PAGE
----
Aerospace Support to Global Climate Research

In addition to its primary mission to support defense and intelligence space system development, The Aerospace Corporation supports civil and commercial space activities, many of which involve global climate research. Most notable is the U.S. Geological Survey (USGS) Landsat program. Initially launched in 1972, the first Landsat missions were technology demonstrators that collected imagery and for the first time allowed global monitoring of the environment. Since then, Landsat satellites have continuously observed Earth.

In 1992, the Land Remote Sensing Act directed the federal government to begin Landsat 7 as a multiagency effort that involved the Air Force, NASA, NOAA (National Oceanic and Atmospheric Administration), and the USGS, among others. Aerospace first supported USGS with the Landsat 7 development project and with monitoring flight operations for the Landsat 5 mission. Today, it continues to provide daily support to USGS for these missions, and technical advice and leadership for the ongoing acquisition of the Landsat 8 data continuity mission. Aerospace is also participating in the USGS preformulation of a Landsat 9 acquisition project. Aerospace has been a major contributor to the lasting success and impact of the Landsat program, supporting flight operations management, investigating subsystem anomalies, and coordinating the numerous international ground stations that receive Landsat data on a daily basis.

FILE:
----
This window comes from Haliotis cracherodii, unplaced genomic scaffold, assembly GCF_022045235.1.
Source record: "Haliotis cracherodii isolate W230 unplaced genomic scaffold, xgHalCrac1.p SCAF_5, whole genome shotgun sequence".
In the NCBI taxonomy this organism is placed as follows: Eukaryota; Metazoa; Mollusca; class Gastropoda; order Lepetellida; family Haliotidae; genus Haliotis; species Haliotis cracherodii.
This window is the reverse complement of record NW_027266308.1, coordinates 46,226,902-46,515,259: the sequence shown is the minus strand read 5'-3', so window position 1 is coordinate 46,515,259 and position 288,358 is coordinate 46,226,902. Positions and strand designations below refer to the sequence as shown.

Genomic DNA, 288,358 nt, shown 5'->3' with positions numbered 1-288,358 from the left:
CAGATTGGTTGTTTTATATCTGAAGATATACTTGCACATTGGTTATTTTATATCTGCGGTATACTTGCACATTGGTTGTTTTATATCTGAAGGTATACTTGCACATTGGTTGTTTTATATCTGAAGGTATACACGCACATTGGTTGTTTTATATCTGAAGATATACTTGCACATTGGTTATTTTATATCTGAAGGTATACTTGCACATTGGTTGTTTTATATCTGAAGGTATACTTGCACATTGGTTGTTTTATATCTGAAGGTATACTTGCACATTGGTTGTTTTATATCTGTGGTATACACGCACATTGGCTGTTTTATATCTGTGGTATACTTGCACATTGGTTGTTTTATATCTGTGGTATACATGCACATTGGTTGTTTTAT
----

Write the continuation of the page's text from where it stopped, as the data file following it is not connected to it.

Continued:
At NASA, Aerospace has supported systems acquisition for missions such as ICESat (Ice, Cloud, and Land Elevation Satellite), which measured Earth’s ice thickness and cloud property before its mission ended in 2010. Aerospace also supported NASA’s Distributed Active Archive Centers, ground-based systems that process, archive, document, and distribute data from NASA’s past and current research satellites and field programs. Aerospace’s architecture studies and support of major system acquisitions led to faster delivery of more accurately calibrated products to atmospheric and land scientists around the world. Aerospace also supports systems acquisition for NOAA’s weather and environmental satellites GOES (Geostationary Operational Environmental Satellite) and POES (Polar Operational Environmental Satellite). NASA is developing and plans to launch the NPOESS (National Polar Orbiting Environmental Satellite System) preparatory mission in 2011. Aerospace is supporting this mission, particularly in the areas of integration, testing, calibration, and validation for the sensors. The joint NOAA/Air Force NPOESS has been restructured into two separate missions with NOAA responsible for the Joint Polar Satellite System and the DOD responsible for the Defense Weather Satellite System. Aerospace will assist in the development of both of these systems.

The NASA Soil Moisture Active Passive (SMAP) mission developed by the Jet Propulsion Laboratory with assistance from Aerospace is scheduled to launch in 2011. This mission will measure Earth’s soil moisture and freeze/thaw parameters with much higher accuracy than ever before and thus aid the hydrology, climate, meteorological, and environmental communities.

Looking to the future, Aerospace will continue to support NASA’s Earth Science Technology Office as it seeks new technologies to sense, monitor, and process Earth science data that will one day help define and improve the models that describe Earth’s processes and any anthropogenic impacts. Aerospace technical experts annually review more than 100 technology projects in this arena, and evaluate a corresponding number of new proposals dedicated to improving Earth sensing instruments and information technologies.

—Frank Donivan and Steve Covington

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